The road to this little fishing village in southwestern Nova Scotia is almost swallowed every time the tide rolls in.
Water is less than one metre below the pavement at high tide, visible on either side of vehicles heading to the community south of Yarmouth. Storms regularly strew rocks onto the road.
Although communities all along the province's southwestern coast are bracing for Earl to hit Saturday morning, it is low-lying areas like these that can be expected to bear the worst of it.
It was concern about flooding in Pinkney's Point that prompted the voluntary evacuation warning issued earlier Friday by emergency officials in the area.
"If they don't move, once the storm comes we will not be coming to get them," warned local Emergency Management Office co-ordinator Harold Richardson. "We will not put emergency personnel at risk."
The storm weakened though Friday, downgrading to a tropical storm late in the evening. The storm, which earlier had been a major hurricane, was packing sustained winds of 70 mph, the U.S. National Hurricane Centre said.
But people here were unruffled at the warnings, largely ignoring the request to evacuate. Residents of Pinkney's Point make their living from the sea and are used to big storms.
A few people were tidying debris off their properties Friday and the local fleet had been secured. But life otherwise continued as normal. People waved at a stranger driving past and several residents were mowing their lawns. At the general store near the wharf, Jeanette Duncan held court with a cluster of men on folding chairs who nodded as she dismissed the risk.
"I don't think anybody's too concerned," she said. "We've had hurricanes here before and it's never done very much damage."
The calm stems partly from hard-won experience. The benchmark storm around here was back in 1976. It's referred to colloquially as "Groundhog Day" - shorthand for the day it hit.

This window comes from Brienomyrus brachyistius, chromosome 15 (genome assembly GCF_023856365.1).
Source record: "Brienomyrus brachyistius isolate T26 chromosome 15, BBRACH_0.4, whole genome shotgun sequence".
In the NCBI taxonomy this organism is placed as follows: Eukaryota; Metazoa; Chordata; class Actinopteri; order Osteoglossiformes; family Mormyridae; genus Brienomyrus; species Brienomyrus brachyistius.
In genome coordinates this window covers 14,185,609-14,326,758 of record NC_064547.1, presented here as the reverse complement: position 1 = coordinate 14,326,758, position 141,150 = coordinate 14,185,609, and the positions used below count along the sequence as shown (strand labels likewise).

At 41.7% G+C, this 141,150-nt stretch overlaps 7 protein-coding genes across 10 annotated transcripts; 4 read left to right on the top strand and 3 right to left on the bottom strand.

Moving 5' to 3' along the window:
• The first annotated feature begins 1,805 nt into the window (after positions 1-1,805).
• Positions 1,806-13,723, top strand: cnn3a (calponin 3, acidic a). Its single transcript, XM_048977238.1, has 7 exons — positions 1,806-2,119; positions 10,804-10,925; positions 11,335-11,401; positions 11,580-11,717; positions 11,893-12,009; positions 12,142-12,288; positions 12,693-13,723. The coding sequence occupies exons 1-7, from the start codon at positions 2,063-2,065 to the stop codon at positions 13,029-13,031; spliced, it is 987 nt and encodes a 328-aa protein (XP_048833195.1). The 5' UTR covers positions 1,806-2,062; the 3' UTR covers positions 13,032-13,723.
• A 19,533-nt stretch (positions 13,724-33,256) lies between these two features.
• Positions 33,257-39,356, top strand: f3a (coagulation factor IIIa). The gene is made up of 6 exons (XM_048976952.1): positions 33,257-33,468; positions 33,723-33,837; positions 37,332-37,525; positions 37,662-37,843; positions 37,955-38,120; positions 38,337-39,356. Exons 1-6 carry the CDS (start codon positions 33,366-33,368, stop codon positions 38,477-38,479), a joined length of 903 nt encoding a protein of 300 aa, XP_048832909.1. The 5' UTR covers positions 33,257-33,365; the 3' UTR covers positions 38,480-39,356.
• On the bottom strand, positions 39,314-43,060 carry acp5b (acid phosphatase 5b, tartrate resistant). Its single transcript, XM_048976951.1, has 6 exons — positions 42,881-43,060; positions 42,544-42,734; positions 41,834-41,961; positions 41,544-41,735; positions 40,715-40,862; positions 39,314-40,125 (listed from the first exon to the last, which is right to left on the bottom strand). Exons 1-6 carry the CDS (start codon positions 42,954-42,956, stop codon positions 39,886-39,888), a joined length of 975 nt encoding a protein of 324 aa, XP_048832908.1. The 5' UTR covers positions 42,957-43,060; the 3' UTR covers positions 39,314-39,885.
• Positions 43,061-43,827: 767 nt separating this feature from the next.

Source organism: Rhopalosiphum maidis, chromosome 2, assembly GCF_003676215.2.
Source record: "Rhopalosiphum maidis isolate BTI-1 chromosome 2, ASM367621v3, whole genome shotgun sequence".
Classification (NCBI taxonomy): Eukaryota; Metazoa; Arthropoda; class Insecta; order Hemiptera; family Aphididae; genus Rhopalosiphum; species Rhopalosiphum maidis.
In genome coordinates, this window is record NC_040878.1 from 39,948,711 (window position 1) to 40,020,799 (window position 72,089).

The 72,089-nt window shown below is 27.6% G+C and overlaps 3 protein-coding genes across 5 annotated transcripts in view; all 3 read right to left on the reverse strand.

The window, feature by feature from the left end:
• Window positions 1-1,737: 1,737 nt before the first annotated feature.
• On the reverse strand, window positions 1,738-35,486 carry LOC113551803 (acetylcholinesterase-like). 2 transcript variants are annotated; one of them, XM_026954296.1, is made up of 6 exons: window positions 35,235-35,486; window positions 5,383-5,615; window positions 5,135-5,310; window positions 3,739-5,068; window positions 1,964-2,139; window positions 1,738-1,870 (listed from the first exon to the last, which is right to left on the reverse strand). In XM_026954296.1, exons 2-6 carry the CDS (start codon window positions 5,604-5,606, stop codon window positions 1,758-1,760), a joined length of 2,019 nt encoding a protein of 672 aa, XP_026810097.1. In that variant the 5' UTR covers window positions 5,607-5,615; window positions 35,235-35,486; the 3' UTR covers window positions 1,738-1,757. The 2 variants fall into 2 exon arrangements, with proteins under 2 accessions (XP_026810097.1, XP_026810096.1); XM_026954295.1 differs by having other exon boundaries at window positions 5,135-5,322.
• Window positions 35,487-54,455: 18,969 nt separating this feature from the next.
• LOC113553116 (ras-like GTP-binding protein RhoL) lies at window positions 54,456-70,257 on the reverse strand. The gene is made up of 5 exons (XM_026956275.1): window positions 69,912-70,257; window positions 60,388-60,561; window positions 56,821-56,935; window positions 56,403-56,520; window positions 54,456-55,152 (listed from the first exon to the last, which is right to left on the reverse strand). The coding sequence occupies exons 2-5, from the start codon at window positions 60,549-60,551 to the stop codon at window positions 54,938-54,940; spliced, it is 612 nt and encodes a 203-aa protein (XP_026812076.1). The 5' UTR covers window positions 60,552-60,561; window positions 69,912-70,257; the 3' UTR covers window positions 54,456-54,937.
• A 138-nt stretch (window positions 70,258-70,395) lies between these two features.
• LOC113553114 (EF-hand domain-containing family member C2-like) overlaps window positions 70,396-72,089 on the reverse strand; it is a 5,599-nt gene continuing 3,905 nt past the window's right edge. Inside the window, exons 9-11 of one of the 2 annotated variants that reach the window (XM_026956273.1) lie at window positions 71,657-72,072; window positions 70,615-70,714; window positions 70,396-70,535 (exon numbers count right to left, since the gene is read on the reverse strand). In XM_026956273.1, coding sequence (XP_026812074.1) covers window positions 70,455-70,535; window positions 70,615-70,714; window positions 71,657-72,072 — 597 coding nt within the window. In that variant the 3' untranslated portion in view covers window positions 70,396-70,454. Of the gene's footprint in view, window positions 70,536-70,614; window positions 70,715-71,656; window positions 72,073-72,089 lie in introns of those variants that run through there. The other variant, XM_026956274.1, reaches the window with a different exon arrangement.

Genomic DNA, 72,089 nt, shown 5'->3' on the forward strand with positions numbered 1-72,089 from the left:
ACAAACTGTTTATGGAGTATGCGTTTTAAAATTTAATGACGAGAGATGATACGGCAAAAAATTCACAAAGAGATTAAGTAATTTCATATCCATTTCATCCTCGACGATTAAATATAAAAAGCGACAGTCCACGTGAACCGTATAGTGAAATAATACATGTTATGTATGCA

"That was bad," said Leon Saulnier. His foot propped on a guard-rail, he sipped from a Tim Hortons cup as he watched fog roll in with the surf. "We had to stay in a trailer for a week and a half. That was the only thing we could heat up. We had no power, no road."
He doesn't expect Earl to hit that hard but thinks there will be damage. "I figure we're going to lose our road."
Although weakening, Earl's threat was still strong enough Friday for the Nova Scotia government to close 125 provincial parks. Police warned people to stay away from the coasts and Marine Atlantic suspended ferry routes between Cape Breton and Newfoundland. Many parts of the province were on hurricane watch.
But as projections about the possible severity of Earl lessened, skeptics became increasingly confident they'd dodged the bullet. Although emergency officials continued to prepare for the worst, doubters say they expect no more than a few hours of their weekend to be disrupted.
The lessening punch Earl was now projected to bring was also vindication to organizers of a huge motorcycle rally in Digby, which is expected to peak Saturday with about 25,000 people. Organizers had insisted that the Wharf Rat Rally would continue, in the face of criticism that it should be cancelled for safety reasons.
As night fell Friday, those fears seemed to have subsided.
Dusty Larocque was concerned about sleeping in a tent, but only because she is a self-described "princess." Wearing a skull headband and a button on her shirt telling the world "I don't give a wharf rat's ass about Earl," she explained that she had moved out of the RV so that newcomers could use it.
"I live in Ottawa, what I am doing sleeping in a tent?" she wondered aloud.
The boisterous crowd in the campground echoed with shouts and the throb of motorcycle exhaust pipes. Bad weather seemed a distant concern.
"We got ice, we got beer, we got weed," said one man. "We're set."
With a file from Reuters.Report Typo/Error